Shrimp paste or shrimp sauce, is a common ingredient used in Southeast Asian and Southern Chinese cuisine. It is known as terasi (also spelled trassi, terasie) in Indonesian, Ngapi in Burmese kapi (กะปิ) in Thai, Khmer and Lao language, belacan (also spelled belachan, blachang) in Malay, mắm tôm in Vietnamese, bagoong alamang (also known as bagoong aramang) in Filipino and hom ha/hae ko (POJ: hê-ko) in Min Nan Chinese.
It is made from fermented ground shrimp, sun dried and then cut into fist-sized rectangular blocks. It is not designed, nor customarily used for immediate consumption and has to be fully cooked prior to consumption since it is raw. To many Westerners unfamiliar with this condiment, the smell can be extremely repulsive; however, it is an essential ingredient in many curries and sauces. Shrimp paste can be found in most meals in Myanmar, Laos, Thailand, Malaysia, Singapore, Indonesia and the Philippines. It is often an ingredient in dipping sauce for fish or vegetables.
Belacan, a Malay variety of shrimp paste, is prepared from fresh tiny shrimp of a species known as geragau in Malay. These are mashed into a paste and buried for several months. The fermented shrimp are then dug up, fried and hard-pressed into cakes.
Belacan is used as an ingredient in many dishes, or eaten on its own with rice. A common preparation is sambal belacan, made by mixing belacan with chilli peppers, minced garlic, shallot paste and sugar and then fried. The aroma from the frying mixture can be unpalatable to Westerners who have not become accustomed to it, but is an absolute delight to the Asian connoisseur.
Unlike in other parts of Southeast Asia, where the shrimp are fermented beyond recognition or ground to a smooth consistency, the shrimp in bagoong alamang are readily identifiable, and the sauce itself has a chunky consistency. A small amount of cooked or sauteed bagoong is served on the side of a popular dish called "Kare-kare", an oxtail stew made with peanuts. It is also used as the key flavouring ingredient of a sauteed pork dish, known as Binagoongan (lit. "that to which bagoong is applied")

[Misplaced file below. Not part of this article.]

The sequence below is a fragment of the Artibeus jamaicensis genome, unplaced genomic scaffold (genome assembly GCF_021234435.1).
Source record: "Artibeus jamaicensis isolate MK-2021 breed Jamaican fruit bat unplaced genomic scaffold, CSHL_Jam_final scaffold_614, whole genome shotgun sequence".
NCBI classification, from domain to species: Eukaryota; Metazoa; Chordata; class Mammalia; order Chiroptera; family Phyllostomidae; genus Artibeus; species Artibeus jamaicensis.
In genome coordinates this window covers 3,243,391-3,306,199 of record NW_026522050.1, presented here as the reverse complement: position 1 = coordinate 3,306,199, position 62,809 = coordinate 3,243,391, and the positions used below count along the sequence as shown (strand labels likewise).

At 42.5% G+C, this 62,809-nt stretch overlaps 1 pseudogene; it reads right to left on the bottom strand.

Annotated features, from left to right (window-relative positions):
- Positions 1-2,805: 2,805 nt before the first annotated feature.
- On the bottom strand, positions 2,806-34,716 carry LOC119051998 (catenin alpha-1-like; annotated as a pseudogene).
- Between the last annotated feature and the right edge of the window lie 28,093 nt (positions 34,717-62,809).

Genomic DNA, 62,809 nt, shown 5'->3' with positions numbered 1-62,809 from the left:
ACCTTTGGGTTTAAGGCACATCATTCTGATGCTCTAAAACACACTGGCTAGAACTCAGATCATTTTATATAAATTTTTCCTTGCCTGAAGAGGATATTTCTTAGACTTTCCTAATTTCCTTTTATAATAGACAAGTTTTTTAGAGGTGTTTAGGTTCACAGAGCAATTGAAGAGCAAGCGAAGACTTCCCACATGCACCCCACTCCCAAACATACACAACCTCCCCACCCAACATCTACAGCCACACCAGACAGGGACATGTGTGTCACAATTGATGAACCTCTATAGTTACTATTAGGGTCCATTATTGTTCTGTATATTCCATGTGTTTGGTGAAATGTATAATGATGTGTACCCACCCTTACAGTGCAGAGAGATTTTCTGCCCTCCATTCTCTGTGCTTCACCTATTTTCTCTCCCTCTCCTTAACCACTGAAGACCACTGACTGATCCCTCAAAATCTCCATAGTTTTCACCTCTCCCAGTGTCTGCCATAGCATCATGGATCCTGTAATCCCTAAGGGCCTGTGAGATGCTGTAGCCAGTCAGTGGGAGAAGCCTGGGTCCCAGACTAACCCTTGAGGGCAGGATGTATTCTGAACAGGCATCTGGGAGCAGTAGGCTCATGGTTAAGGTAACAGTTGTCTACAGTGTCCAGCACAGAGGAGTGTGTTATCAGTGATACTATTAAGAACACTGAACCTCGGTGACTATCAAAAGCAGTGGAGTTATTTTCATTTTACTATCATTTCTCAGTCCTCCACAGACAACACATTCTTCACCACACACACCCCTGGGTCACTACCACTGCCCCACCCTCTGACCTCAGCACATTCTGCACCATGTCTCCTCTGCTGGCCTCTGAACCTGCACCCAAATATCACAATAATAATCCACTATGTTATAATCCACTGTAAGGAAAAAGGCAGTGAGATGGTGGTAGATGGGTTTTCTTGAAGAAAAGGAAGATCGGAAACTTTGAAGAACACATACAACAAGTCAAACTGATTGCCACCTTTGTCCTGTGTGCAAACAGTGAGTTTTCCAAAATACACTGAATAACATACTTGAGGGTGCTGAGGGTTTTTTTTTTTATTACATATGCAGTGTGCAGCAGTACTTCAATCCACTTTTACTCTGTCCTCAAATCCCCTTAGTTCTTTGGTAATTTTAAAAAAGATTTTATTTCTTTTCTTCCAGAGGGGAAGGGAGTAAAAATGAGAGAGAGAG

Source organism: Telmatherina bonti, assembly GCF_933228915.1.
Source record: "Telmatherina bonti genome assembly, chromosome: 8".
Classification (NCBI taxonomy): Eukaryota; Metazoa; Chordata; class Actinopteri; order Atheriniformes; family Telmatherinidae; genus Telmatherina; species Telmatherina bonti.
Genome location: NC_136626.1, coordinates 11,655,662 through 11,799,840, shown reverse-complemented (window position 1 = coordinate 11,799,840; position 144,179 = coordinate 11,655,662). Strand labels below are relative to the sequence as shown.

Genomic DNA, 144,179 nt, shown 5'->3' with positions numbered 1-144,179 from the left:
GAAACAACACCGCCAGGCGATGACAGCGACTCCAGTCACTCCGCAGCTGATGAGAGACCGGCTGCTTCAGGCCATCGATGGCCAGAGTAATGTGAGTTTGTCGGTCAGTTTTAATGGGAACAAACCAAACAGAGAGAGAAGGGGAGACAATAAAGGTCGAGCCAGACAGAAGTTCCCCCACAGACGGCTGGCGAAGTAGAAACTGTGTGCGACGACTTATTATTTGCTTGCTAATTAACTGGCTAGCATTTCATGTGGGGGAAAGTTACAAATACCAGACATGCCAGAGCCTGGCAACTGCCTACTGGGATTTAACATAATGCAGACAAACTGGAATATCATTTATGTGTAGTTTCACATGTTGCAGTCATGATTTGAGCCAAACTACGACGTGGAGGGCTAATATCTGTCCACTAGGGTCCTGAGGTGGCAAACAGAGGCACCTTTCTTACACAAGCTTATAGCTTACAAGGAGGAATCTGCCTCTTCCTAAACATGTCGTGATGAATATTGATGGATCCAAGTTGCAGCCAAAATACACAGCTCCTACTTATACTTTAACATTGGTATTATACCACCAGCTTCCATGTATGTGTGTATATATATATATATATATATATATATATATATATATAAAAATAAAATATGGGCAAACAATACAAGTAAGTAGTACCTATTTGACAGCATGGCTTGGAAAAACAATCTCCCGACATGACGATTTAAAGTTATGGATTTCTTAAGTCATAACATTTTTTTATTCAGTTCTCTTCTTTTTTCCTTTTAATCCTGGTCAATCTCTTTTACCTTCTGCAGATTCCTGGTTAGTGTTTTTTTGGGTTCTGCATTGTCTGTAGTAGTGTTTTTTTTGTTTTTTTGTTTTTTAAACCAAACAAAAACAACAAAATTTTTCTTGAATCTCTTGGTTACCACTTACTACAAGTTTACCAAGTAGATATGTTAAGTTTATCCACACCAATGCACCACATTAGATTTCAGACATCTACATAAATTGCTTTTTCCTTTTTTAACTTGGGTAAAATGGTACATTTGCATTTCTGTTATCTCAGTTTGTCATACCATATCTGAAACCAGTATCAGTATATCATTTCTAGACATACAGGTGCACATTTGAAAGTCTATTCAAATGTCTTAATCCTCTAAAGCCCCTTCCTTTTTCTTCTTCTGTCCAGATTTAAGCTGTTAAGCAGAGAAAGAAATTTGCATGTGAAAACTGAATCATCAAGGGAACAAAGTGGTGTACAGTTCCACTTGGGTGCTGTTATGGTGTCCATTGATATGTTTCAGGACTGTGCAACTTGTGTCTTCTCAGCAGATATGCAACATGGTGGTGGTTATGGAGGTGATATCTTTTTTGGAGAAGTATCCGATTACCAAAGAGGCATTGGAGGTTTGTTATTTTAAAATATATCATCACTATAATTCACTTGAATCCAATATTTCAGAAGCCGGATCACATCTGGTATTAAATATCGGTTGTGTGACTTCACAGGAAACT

The word bagoong, however, is also connoted with the bonnet mouth and anchovy fish version, bagoong terong.
Shrimp paste continues to be made by fishing families in coastal villages. They sell it to vendors, middlemen or distributors who package it for resale to consumers. Shrimp paste is often known for the region it comes from since production techniques and quality vary from village to village. Some coastal regions in Indonesia such as Bagan Siapi-api in North Sumatra, Indramayu and Cirebon in West Java, and Sidoarjo in East Java, as well as villages such as Pulau Betong in Malaysia or Ma Wan island in Hong Kong, Lingayen Gulf, Pangasinan in the Philippines are well known for producing very fine quality shrimp paste.
After being caught, small shrimp are unloaded, rinsed and drained before being dried. Drying can be done on plastic mats on the ground in the sun, on metal beds on low stilts, or using other methods. After several days, the shrimp-salt mixture will darken and turn into a thick pulp. If the shrimp used to produce the paste were small, it is ready to be served as soon as the individual shrimp have decayed beyond recognition. If the shrimp are larger, fermentation will take longer and the pulp will be ground to provide a smoother consistency. The fermentation/grinding process is usually repeated several times until the paste fully matures. The paste is then dried and cut into bricks by the villagers to be sold. Dried shrimp paste does not require refrigeration.
Shrimp paste can be found in nations outside Southeast Asia in markets catering to Asian customers. In the United States brands of Thai shrimp paste such as Pantainorasingh and Tra Chang can be found. Shrimp pastes from other countries are also available in Asian supermarkets and through mail order. In Europe it can simply be bought in the supermarket.
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